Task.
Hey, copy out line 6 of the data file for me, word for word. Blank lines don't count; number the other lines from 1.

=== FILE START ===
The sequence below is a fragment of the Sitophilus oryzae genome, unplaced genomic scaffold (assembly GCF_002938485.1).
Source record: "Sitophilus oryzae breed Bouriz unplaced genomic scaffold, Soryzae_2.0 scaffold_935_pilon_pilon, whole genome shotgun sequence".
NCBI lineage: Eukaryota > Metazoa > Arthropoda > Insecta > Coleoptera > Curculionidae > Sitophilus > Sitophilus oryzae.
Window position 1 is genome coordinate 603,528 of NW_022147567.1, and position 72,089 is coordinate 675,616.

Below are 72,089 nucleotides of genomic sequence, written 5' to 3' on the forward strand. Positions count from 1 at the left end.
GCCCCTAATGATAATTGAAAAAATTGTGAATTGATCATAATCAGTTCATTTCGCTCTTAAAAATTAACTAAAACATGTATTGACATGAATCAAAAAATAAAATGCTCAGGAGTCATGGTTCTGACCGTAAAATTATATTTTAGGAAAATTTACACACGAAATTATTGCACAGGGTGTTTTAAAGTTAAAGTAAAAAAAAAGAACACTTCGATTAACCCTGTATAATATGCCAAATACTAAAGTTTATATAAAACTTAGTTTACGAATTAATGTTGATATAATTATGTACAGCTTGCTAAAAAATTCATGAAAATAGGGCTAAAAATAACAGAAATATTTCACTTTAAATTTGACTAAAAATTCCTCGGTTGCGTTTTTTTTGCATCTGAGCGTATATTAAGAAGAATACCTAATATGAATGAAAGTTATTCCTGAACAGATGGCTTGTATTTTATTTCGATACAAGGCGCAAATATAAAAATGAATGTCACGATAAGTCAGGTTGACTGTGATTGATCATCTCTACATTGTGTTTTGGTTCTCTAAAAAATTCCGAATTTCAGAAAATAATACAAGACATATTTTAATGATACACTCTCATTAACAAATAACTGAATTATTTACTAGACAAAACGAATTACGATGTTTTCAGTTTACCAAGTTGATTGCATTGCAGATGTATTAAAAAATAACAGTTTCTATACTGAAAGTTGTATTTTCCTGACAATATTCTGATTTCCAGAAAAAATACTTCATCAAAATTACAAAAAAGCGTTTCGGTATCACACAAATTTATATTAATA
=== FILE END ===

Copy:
GCCCCTAATGATAATTGAAAAAATTGTGAATTGATCATAATCAGTTCATTTCGCTCTTAAAAATTAACTAAAACATGTATTGACATGAATCAAAAAATAAAATGCTCAGGAGTCATGGTTCTGACCGTAAAATTATATTTTAGGAAAATTTACACACGAAATTATTGCACAGGGTGTTTTAAAGTTAAAGTAAAAAAAAAGAACACTTCGATTAACCCTGTATAATATGCCAAATACTAAAGTTTATATAAAACTTAGTTTACGAATTAATGTTGATATAATTATGTACAGCTTGCTAAAAAATTCATGAAAATAGGGCTAAAAATAACAGAAATATTTCACTTTAAATTTGACTAAAAATTCCTCGGTTGCGTTTTTTTTGCATCTGAGCGTATATTAAGAAGAATACCTAATATGAATGAAAGTTATTCCTGAACAGATGGCTTGTATTTTATTTCGATACAAGGCGCAAATATAAAAATGAATGTCACGATAAGTCAGGTTGACTGTGATTGATCATCTCTACATTGTGTTTTGGTTCTCTAAAAAATTCCGAATTTCAGAAAATAATACAAGACATATTTTAATGATACACTCTCATTAACAAATAACTGAATTATTTACTAGACAAAACGAATTACGATGTTTTCAGTTTACCAAGTTGATTGCATTGCAGATGTATTAAAAAATAACAGTTTCTATACTGAAAGTTGTATTTTCCTGACAATATTCTGATTTCCAGAAAAAATACTTCATCAAAATTACAAAAAAGCGTTTCGGTATCACACAAATTTATATTAATA